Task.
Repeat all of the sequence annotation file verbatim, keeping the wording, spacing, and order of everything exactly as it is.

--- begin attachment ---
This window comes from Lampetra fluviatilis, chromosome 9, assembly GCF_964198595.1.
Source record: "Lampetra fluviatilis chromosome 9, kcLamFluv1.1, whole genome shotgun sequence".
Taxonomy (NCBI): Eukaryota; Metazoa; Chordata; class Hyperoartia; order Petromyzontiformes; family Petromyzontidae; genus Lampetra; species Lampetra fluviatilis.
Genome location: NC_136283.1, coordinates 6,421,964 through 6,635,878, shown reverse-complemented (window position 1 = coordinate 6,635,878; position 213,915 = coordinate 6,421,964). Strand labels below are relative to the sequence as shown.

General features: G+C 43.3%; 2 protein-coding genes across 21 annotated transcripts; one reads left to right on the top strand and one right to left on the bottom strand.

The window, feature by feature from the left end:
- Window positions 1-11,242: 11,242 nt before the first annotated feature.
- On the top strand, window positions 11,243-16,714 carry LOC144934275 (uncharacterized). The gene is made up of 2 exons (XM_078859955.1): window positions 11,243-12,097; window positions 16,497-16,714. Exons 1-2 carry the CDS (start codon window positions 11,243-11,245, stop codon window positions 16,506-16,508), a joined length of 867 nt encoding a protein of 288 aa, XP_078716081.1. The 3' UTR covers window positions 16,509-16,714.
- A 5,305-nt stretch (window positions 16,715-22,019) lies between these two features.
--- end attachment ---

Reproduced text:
This window comes from Lampetra fluviatilis, chromosome 9, assembly GCF_964198595.1.
Source record: "Lampetra fluviatilis chromosome 9, kcLamFluv1.1, whole genome shotgun sequence".
Taxonomy (NCBI): Eukaryota; Metazoa; Chordata; class Hyperoartia; order Petromyzontiformes; family Petromyzontidae; genus Lampetra; species Lampetra fluviatilis.
Genome location: NC_136283.1, coordinates 6,421,964 through 6,635,878, shown reverse-complemented (window position 1 = coordinate 6,635,878; position 213,915 = coordinate 6,421,964). Strand labels below are relative to the sequence as shown.

General features: G+C 43.3%; 2 protein-coding genes across 21 annotated transcripts; one reads left to right on the top strand and one right to left on the bottom strand.

The window, feature by feature from the left end:
- Window positions 1-11,242: 11,242 nt before the first annotated feature.
- On the top strand, window positions 11,243-16,714 carry LOC144934275 (uncharacterized). The gene is made up of 2 exons (XM_078859955.1): window positions 11,243-12,097; window positions 16,497-16,714. Exons 1-2 carry the CDS (start codon window positions 11,243-11,245, stop codon window positions 16,506-16,508), a joined length of 867 nt encoding a protein of 288 aa, XP_078716081.1. The 3' UTR covers window positions 16,509-16,714.
- A 5,305-nt stretch (window positions 16,715-22,019) lies between these two features.